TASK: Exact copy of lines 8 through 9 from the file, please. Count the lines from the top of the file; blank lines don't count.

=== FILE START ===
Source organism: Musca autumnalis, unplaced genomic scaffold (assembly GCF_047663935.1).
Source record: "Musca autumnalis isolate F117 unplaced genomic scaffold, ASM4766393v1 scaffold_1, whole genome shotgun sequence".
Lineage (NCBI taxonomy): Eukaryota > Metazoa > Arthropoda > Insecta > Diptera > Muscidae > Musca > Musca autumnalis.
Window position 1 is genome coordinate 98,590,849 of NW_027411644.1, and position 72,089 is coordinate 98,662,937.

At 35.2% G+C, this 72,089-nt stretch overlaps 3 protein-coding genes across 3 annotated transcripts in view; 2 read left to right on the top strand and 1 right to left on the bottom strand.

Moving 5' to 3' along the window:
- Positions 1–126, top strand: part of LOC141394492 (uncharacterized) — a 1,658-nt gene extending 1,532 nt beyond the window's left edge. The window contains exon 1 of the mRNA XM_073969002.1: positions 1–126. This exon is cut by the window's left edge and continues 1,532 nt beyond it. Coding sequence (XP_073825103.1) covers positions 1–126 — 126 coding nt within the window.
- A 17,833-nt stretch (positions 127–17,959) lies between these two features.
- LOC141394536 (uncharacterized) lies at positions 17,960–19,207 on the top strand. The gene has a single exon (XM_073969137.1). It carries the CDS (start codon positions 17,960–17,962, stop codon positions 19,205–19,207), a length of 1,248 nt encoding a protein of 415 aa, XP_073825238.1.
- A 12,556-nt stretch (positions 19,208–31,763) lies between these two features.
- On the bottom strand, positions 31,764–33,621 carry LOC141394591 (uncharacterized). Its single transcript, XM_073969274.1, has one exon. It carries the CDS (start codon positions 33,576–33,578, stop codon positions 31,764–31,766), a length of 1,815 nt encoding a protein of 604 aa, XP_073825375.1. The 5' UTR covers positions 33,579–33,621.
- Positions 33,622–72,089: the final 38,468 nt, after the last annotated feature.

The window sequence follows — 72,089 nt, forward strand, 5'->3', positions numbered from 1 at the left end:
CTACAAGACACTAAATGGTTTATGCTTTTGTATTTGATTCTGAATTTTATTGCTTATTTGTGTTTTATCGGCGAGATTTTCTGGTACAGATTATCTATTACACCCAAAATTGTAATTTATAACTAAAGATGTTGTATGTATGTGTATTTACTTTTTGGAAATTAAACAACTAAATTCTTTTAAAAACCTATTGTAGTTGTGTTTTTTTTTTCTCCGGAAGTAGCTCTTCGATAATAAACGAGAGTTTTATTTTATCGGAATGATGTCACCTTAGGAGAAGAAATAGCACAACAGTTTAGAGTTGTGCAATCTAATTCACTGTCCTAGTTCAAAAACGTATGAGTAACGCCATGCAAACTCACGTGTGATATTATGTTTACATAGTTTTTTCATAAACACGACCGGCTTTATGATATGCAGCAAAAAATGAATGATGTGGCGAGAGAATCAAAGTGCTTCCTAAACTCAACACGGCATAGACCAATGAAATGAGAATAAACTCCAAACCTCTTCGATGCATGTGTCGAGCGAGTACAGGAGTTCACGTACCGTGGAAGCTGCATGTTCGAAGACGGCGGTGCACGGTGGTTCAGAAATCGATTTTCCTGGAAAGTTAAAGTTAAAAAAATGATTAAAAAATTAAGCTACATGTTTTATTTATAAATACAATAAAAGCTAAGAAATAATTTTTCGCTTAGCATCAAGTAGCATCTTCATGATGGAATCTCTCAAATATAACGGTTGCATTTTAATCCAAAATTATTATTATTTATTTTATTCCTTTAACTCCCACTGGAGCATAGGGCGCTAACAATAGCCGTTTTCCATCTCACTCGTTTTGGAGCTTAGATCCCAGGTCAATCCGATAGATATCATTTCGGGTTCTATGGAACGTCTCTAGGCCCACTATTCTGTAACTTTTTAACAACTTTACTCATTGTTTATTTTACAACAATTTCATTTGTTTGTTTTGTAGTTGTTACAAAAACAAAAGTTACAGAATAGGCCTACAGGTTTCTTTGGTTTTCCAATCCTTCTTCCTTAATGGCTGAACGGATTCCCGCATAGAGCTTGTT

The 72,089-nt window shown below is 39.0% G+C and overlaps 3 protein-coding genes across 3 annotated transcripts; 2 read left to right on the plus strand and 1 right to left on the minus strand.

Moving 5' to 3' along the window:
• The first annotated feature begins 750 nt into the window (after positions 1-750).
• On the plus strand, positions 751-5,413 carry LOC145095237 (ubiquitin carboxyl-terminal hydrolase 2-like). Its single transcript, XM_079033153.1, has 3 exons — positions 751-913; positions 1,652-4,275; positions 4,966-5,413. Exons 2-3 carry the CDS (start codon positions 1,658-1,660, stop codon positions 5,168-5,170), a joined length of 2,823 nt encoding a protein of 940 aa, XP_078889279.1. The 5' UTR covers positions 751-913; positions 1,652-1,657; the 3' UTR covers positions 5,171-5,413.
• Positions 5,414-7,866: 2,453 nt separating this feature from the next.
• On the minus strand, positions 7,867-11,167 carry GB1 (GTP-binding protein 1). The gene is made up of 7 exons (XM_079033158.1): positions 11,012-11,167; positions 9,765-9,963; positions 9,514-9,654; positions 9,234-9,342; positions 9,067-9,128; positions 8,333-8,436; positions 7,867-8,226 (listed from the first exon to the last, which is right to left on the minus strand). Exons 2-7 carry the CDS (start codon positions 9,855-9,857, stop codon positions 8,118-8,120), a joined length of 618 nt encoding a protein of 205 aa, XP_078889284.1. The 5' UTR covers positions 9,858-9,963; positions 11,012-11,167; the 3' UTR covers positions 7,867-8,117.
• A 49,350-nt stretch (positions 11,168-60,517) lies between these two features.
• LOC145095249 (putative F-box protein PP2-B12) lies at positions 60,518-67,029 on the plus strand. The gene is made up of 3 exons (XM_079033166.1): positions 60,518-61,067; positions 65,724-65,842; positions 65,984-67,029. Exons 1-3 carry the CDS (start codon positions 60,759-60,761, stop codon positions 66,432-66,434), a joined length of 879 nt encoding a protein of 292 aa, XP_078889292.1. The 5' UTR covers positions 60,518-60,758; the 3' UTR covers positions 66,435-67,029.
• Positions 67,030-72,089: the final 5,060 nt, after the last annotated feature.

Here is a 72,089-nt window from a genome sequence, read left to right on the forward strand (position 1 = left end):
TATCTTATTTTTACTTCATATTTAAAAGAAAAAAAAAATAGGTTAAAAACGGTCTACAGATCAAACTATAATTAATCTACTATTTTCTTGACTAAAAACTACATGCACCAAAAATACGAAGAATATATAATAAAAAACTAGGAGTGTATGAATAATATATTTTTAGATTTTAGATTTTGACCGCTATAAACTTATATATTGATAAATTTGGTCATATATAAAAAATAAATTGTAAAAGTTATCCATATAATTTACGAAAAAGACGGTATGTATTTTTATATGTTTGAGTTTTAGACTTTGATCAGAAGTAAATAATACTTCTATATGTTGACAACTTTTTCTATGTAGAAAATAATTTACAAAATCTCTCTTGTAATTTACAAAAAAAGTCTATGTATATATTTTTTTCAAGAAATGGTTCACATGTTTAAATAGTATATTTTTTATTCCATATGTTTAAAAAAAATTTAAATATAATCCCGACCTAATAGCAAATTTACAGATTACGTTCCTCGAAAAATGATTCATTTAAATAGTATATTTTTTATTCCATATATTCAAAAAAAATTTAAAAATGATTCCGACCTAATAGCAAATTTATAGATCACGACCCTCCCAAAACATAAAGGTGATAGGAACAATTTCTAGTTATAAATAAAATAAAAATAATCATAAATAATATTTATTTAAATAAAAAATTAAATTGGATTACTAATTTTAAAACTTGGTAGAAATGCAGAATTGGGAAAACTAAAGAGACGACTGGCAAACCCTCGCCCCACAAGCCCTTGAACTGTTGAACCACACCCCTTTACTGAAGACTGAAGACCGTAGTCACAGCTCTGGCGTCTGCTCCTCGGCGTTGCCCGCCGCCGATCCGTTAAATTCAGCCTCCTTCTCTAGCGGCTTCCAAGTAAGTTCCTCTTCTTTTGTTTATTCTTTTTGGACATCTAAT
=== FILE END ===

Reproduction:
- A 17,833-nt stretch (positions 127–17,959) lies between these two features.
- LOC141394536 (uncharacterized) lies at positions 17,960–19,207 on the top strand. The gene has a single exon (XM_073969137.1). It carries the CDS (start codon positions 17,960–17,962, stop codon positions 19,205–19,207), a length of 1,248 nt encoding a protein of 415 aa, XP_073825238.1.